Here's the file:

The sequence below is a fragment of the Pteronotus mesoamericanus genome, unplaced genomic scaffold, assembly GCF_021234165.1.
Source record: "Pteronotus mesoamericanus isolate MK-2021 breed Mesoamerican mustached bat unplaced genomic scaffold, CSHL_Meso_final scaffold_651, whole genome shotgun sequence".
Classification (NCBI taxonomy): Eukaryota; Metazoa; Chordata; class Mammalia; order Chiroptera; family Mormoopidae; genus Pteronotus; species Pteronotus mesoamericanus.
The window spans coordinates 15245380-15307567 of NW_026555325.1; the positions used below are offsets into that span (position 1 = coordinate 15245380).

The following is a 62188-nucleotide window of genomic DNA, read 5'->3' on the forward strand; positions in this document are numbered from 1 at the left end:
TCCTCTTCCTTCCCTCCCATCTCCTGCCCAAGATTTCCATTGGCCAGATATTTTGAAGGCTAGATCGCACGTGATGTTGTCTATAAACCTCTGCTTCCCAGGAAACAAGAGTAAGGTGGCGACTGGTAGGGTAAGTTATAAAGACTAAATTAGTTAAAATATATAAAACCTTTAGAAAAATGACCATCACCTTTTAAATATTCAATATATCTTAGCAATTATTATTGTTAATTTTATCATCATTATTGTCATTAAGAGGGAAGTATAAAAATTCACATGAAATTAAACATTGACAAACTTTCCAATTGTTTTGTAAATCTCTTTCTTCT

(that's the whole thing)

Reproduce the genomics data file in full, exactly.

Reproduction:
The sequence below is a fragment of the Pteronotus mesoamericanus genome, unplaced genomic scaffold, assembly GCF_021234165.1.
Source record: "Pteronotus mesoamericanus isolate MK-2021 breed Mesoamerican mustached bat unplaced genomic scaffold, CSHL_Meso_final scaffold_651, whole genome shotgun sequence".
Classification (NCBI taxonomy): Eukaryota; Metazoa; Chordata; class Mammalia; order Chiroptera; family Mormoopidae; genus Pteronotus; species Pteronotus mesoamericanus.
The window spans coordinates 15245380-15307567 of NW_026555325.1; the positions used below are offsets into that span (position 1 = coordinate 15245380).

The following is a 62188-nucleotide window of genomic DNA, read 5'->3' on the forward strand; positions in this document are numbered from 1 at the left end:
TCCTCTTCCTTCCCTCCCATCTCCTGCCCAAGATTTCCATTGGCCAGATATTTTGAAGGCTAGATCGCACGTGATGTTGTCTATAAACCTCTGCTTCCCAGGAAACAAGAGTAAGGTGGCGACTGGTAGGGTAAGTTATAAAGACTAAATTAGTTAAAATATATAAAACCTTTAGAAAAATGACCATCACCTTTTAAATATTCAATATATCTTAGCAATTATTATTGTTAATTTTATCATCATTATTGTCATTAAGAGGGAAGTATAAAAATTCACATGAAATTAAACATTGACAAACTTTCCAATTGTTTTGTAAATCTCTTTCTTCT